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Crime and Immigration: Evidence from Large Immigrant Waves

  • Brian Bell

    (University of Oxford and Centre for Economic Performance, London School of Economics)

  • Francesco Fasani

    (Institute for Economic Analysis, Barcelona Graduate School of Economics and INSIDE-MOVE)

  • Stephen Machin

    (University College London, and Centre for Economic Performance, London School of Economics)

This paper focuses on empirical connections between crime and immigration, studying two large waves of recent U.K. immigration (the late 1990s/early 2000s asylum seekers and the post-2004 inflow from EU accession countries). The first wave led to a modest but significant rise in property crime, while the second wave had a small negative impact. There was no effect on violent crime; arrest rates were not different, and changes in crime cannot be ascribed to crimes against immigrants. The findings are consistent with the notion that differences in labor market opportunities of different migrant groups shape their potential impact on crime. © 2013 The President and Fellows of Harvard College and the Massachusetts Institute of Technology.

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Article provided by MIT Press in its journal Review of Economics and Statistics.

Volume (Year): 95 (2013)
Issue (Month): 4 (October)
Pages: 1278-1290

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Handle: RePEc:tpr:restat:v:95:y:2013:i:4:p:1278-1290
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  1. Eric D. Gould & Bruce A. Weinberg & David B. Mustard, 2002. "Crime Rates And Local Labor Market Opportunities In The United States: 1979-1997," The Review of Economics and Statistics, MIT Press, vol. 84(1), pages 45-61, February.
  2. Kristin Butcher & Anne Morrison Piehl, 2005. "Why are immigrants' incarceration rates so low? evidence on selective immigration, deterrence, and deportation," Working Paper Series WP-05-19, Federal Reserve Bank of Chicago.
  3. Bianchi, Milo & Buonanno, Paolo & Pinotti, Paolo, 2010. "Do Immigrants Cause Crime?," CEPREMAP Working Papers (Docweb) 1023, CEPREMAP.
  4. David Card, 1996. "Immigrant Inflows, Native Outflows, and the Local Labor Market Impacts of Higher Immigration," Working Papers 747, Princeton University, Department of Economics, Industrial Relations Section..
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  6. Milo Bianchi & Paolo Buonanno & Paolo Pinotti, 2008. "Do immigrants cause crime?," PSE Working Papers halshs-00586864, HAL.
  7. Alan Krueger & Jorn-Steffen Pischke, 1996. "A Statistical Analysis of Crime Against Foreigners in Unified Germany," Working Papers 737, Princeton University, Department of Economics, Industrial Relations Section..
  8. Edin, Per-Anders & Fredriksson, Peter & Åslund, Olof, 2000. "Ethnic enclaves and the economic success of immigrants - evidence from a natural experiment," Working Paper Series 2000:9, IFAU - Institute for Evaluation of Labour Market and Education Policy.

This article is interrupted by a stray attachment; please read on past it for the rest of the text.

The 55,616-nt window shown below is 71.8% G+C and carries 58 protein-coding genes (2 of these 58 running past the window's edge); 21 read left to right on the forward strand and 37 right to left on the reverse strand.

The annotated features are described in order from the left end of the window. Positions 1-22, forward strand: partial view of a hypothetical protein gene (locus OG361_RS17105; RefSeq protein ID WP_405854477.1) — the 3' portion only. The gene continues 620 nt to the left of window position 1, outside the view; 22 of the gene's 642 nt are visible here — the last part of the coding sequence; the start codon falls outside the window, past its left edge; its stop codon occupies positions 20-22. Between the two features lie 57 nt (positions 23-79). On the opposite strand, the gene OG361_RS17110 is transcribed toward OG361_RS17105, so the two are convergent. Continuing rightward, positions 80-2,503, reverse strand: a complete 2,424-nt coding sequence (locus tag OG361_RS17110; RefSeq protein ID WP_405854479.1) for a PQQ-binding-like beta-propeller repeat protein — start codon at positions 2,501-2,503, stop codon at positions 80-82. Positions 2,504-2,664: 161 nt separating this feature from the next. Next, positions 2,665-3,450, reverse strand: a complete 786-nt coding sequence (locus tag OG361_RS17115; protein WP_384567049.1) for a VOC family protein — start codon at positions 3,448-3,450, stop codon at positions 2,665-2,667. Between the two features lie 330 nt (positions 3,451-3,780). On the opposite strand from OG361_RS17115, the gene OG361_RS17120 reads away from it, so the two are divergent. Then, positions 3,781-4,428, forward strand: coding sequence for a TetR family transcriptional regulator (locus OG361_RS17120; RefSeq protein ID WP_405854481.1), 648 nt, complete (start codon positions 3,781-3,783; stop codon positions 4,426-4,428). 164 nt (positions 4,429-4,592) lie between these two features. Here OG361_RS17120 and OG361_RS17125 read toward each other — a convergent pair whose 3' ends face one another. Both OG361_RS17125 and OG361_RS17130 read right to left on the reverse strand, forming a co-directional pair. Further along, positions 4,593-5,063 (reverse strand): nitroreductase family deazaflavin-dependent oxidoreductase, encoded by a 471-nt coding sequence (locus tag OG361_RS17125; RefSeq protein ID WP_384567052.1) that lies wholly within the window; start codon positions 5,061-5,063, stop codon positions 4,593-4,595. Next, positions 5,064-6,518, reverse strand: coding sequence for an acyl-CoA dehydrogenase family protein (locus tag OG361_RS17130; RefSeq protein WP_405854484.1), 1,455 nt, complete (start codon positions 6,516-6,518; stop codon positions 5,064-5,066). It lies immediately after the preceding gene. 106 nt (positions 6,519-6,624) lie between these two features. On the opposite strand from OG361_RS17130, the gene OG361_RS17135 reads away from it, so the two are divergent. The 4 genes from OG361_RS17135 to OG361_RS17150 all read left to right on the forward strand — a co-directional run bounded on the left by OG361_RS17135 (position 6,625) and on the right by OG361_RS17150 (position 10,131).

9. David G. Blanchflower & Chris Shadforth, 2007. "Fear, Unemployment and Migration," NBER Working Papers 13506, National Bureau of Economic Research, Inc.
  10. David Card, 2004. "Is the New Immigration Really So Bad?," CReAM Discussion Paper Series 0402, Centre for Research and Analysis of Migration (CReAM), Department of Economics, University College London.
  11. Kristin F. Butcher & Anne Morrison Piehl, 1997. "Recent Immigrants: Unexpected Implications for Crime and Incarceration," NBER Working Papers 6067, National Bureau of Economic Research, Inc.
  12. Borjas, George J., 1999. "The economic analysis of immigration," Handbook of Labor Economics, in: O. Ashenfelter & D. Card (ed.), Handbook of Labor Economics, edition 1, volume 3, chapter 28, pages 1697-1760 Elsevier.
  13. Freeman, Richard B., 1999. "The economics of crime," Handbook of Labor Economics, in: O. Ashenfelter & D. Card (ed.), Handbook of Labor Economics, edition 1, volume 3, chapter 52, pages 3529-3571 Elsevier.
  14. Gary S. Becker, 1968. "Crime and Punishment: An Economic Approach," Journal of Political Economy, University of Chicago Press, vol. 76, pages 169.
  15. Timothy Hatton, 2008. "The Rise and Fall of Asylum: What Happened and Why?," CEPR Discussion Papers 577, Centre for Economic Policy Research, Research School of Economics, Australian National University.
  16. Christian Dustmann & Tommaso Frattini & Ian P. Preston, 2013. "The Effect of Immigration along the Distribution of Wages," Review of Economic Studies, Oxford University Press, vol. 80(1), pages 145-173.
  17. Stephen Machin & Costas Meghir, 2004. "Crime and Economic Incentives," Journal of Human Resources, University of Wisconsin Press, vol. 39(4).
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  19. repec:hal:wpaper:halshs-00586864 is not listed on IDEAS
  20. repec:pse:psecon:2008-05 is not listed on IDEAS
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